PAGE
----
4. This speaks to me. I grew up in Richmond, VA and currently live in eastern North Carolina. I’m serving in a bishopric and we are constantly faced with the short supply of people who are willing and able. There aren’t a ton of youth either, but we get to know all of them really well and they have ample opportunities to serve. It’s a blessing in many ways, even if it can be frustrating at times.

    As a side note, I was never asked about my Eagle Scout award until I interviewed for a job in eastern NC. Apparently demographics here put more weight on it and I was asked if I could recite the scout law. Thankfully I remembered it. I think it might be the only time anyone cares about the award, but it was funny to me that it actually came up.


  5. I agree. I used to do some translation for the Latino ward and it was the best. One of my best friends is bishop of a deaf ward in the DC area and it seems like one of the best places to be.

    Granted I left the church, so my ward is literally my neighborhood I guess. We live in a suburb of St Louis and I think the same is true of neighborhoods. Sometimes I think we should have lived closer to downtown, but I hate the commute. So it isn’t super high needs but some of these same principles apply as we find places in our community to serve.

  6. My father was for a time district council advisor for a mission branch in Philadelphia. I was on my mission for most of that time, and I could relate to his experience – the one ward I was in typically had eighty in sacrament meeting, and most of the branches were lucky to get half that turnout.

    Nashville during that time got a “wrong side of the freeway” branch. I remarked to my parents not long after I got off my mission, that our old neighborhood was in that branch now. My father retorted that that was a good reason _not_ to live in that area, because the branch didn’t have all the opportunities of a solid ward. (That branch is now the Green Hills Ward, and while it goes farther out now, it still goes way downtown.) My response was, “I don’t want ‘Wherever LDS books are sold.'” (This was in 1994.)

    My stake recently realigned the three wards that meet at the stake center into two. They’ll have decent attendance now, but I hope they take it as a cue to roll up their sleeves and reach out to those who traditionally don’t come out. Meanwhile, the stake is also experimenting with an inner-city group. If it becomes a branch, we’ll probably be included because of the need for priesthood. My wife especially might be relieved that we wouldn’t be part of a ward where two-thirds of the active families are led by lawyers anymore. (At least a couple of the lawyers would be in the branch – one is leading the group now.)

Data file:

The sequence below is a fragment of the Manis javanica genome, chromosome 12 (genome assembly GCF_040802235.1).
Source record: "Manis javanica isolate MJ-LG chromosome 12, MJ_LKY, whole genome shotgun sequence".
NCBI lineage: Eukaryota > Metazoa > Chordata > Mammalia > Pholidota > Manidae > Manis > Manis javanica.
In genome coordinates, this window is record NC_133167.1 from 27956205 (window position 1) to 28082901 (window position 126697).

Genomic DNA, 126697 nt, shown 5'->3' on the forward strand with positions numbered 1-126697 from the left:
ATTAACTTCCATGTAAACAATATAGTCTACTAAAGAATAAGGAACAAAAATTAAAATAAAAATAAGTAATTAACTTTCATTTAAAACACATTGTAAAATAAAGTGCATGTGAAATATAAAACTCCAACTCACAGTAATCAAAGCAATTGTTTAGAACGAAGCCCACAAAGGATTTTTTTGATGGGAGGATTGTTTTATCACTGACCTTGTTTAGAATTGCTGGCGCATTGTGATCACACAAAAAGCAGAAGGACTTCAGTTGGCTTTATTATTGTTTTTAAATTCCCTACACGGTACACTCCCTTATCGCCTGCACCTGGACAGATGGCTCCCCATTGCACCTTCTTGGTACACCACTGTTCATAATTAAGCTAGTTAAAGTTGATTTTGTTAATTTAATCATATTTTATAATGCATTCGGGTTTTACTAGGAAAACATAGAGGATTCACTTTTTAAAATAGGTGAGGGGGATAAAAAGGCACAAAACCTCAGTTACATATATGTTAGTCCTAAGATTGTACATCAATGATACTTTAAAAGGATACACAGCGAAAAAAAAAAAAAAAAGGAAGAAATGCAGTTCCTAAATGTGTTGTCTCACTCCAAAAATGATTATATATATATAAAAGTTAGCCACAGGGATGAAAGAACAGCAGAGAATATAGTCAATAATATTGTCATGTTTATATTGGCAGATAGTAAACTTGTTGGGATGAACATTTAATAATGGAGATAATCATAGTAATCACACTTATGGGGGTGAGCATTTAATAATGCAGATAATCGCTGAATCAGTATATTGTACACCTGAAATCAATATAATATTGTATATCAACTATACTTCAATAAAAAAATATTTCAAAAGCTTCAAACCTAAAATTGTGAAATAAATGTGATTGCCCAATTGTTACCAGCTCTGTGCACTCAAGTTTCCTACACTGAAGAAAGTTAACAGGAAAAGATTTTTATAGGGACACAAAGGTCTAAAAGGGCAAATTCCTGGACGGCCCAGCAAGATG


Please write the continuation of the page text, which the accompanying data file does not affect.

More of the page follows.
7. I see a drastic change in all wards in the future. With the younger members leaving the faith at a high rate, church history issues that are coming to members not even looking for it via members own family, friends and current/past leaders who have left, LGBT issues/beliefs, cancel culture, COVID that probably reduced the #’s by at least 25% and on and on. Wards/Stakes will be consolidated, buildings will occupy 1 ward, and programs will be cut due to lack of members to serve. May not be in the next 5 years, but I think my lifetime for sure. We are still at the tip of the issue and it is spreading fast. There are probably another 25% of members that go every week but do not believe. The rest better figure out what revelation is because it is go time! Just had lunch with a friend with 6 kids and ALL if his kids are out. Another friend of mine left and eventually took all of his family with him. (wife and 5 kids) All of us will be affected by this in some way. I sound a bit doomsday here but I think religion and the bible will be the next big social cancel project. If people have a problem with the way our ancestors lived in the past, they will find the same “issue” with what religions have done in the past for the same reasons. God bless us all!

  8. We just moved from a wealthy stake in Metro Atlanta to a small branch in TN. It is invigorating and delightful!

Comments are closed.